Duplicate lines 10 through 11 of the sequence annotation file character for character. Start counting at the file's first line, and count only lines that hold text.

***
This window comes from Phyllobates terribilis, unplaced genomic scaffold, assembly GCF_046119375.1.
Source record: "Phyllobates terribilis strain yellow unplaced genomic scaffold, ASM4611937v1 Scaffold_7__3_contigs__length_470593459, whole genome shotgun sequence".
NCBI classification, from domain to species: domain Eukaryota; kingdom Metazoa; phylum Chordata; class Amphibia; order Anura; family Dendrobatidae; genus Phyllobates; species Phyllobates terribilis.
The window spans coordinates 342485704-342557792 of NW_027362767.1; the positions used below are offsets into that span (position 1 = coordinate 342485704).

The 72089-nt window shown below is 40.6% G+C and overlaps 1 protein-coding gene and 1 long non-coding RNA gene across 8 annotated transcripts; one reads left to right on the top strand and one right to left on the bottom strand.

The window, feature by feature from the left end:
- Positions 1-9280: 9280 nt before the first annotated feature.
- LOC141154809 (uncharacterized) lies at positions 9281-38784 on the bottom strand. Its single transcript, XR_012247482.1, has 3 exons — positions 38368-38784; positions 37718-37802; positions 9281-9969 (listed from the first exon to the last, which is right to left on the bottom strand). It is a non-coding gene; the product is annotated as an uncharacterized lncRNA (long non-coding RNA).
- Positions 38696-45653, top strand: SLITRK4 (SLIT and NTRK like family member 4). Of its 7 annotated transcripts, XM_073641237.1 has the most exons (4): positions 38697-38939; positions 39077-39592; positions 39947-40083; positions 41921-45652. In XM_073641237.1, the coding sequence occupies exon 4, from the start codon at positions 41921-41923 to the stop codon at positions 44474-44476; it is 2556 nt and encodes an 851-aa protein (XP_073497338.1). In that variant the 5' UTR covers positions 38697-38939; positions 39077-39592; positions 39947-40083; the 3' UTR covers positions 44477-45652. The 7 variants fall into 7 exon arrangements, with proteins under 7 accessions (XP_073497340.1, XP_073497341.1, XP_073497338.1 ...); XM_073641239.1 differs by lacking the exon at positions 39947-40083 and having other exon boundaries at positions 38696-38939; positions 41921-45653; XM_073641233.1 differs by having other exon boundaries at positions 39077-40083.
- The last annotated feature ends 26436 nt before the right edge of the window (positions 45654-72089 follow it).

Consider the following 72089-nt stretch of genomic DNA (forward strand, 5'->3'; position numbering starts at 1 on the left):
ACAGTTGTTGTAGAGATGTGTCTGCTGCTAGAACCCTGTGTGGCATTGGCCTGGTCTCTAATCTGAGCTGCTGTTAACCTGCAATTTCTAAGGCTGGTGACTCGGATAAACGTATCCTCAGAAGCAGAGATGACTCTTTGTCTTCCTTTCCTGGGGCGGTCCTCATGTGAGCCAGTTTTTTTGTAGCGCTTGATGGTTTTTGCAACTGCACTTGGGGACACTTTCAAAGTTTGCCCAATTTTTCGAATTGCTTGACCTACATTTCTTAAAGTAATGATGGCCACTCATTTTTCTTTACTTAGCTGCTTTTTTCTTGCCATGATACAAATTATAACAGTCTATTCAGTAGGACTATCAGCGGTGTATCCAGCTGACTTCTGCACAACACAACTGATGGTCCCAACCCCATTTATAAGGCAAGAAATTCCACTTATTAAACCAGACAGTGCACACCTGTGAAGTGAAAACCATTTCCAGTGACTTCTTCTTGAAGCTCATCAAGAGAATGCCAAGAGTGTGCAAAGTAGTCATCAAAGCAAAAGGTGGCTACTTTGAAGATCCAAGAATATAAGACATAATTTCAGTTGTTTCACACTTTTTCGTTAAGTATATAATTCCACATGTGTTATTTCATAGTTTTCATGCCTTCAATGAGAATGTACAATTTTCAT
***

- The last annotated feature ends 26436 nt before the right edge of the window (positions 45654-72089 follow it).

Consider the following 72089-nt stretch of genomic DNA (forward strand, 5'->3'; position numbering starts at 1 on the left):